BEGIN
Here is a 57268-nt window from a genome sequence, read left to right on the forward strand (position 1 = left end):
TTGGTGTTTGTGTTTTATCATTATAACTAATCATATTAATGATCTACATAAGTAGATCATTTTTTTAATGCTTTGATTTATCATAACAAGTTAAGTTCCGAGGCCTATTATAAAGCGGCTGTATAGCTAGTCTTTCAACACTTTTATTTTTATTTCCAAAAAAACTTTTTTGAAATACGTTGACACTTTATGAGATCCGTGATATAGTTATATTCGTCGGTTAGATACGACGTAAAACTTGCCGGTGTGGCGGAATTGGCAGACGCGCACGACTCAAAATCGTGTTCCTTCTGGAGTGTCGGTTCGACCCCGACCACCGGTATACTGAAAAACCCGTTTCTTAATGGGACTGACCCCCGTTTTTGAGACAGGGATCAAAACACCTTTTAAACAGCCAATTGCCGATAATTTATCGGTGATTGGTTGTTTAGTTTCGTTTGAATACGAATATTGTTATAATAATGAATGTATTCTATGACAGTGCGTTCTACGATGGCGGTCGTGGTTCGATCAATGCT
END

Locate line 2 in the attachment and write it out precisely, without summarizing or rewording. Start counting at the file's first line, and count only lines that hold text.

TTGGTGTTTGTGTTTTATCATTATAACTAATCATATTAATGATCTACATAAGTAGATCATTTTTTTAATGCTTTGATTTATCATAACAAGTTAAGTTCCGAGGCCTATTATAAAGCGGCTGTATAGCTAGTCTTTCAACACTTTTATTTTTATTTCCAAAAAAACTTTTTTGAAATACGTTGACACTTTATGAGATCCGTGATATAGTTATATTCGTCGGTTAGATACGACGTAAAACTTGCCGGTGTGGCGGAATTGGCAGACGCGCACGACTCAAAATCGTGTTCCTTCTGGAGTGTCGGTTCGACCCCGACCACCGGTATACTGAAAAACCCGTTTCTTAATGGGACTGACCCCCGTTTTTGAGACAGGGATCAAAACACCTTTTAAACAGCCAATTGCCGATAATTTATCGGTGATTGGTTGTTTAGTTTCGTTTGAATACGAATATTGTTATAATAATGAATGTATTCTATGACAGTGCGTTCTACGATGGCGGTCGTGGTTCGATCAATGCT